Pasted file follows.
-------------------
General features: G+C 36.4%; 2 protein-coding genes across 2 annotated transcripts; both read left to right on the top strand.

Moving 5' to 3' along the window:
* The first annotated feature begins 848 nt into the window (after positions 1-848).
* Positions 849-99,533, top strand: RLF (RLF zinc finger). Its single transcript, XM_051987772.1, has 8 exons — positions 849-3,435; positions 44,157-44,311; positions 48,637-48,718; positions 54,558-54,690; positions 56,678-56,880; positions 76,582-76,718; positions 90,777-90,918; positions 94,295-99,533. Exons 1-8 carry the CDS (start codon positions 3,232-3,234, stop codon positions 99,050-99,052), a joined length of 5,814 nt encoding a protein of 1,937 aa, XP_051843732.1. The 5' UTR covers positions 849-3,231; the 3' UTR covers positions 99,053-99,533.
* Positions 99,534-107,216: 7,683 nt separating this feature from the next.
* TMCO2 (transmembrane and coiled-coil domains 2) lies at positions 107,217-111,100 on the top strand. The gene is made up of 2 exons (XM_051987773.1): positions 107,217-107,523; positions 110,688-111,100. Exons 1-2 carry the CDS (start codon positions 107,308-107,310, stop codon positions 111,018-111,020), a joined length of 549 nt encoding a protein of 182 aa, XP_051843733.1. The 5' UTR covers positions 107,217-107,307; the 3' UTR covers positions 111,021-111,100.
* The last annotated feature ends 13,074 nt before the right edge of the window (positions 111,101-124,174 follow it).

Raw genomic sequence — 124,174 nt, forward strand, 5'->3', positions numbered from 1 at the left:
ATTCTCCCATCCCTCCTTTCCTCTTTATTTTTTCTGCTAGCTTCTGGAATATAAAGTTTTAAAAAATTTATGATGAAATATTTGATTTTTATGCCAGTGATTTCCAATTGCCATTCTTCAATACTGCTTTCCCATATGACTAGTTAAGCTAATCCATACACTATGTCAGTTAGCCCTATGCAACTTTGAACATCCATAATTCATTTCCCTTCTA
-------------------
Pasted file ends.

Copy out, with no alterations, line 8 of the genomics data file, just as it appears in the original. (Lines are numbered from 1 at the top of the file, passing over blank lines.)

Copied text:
Raw genomic sequence — 124,174 nt, forward strand, 5'->3', positions numbered from 1 at the left: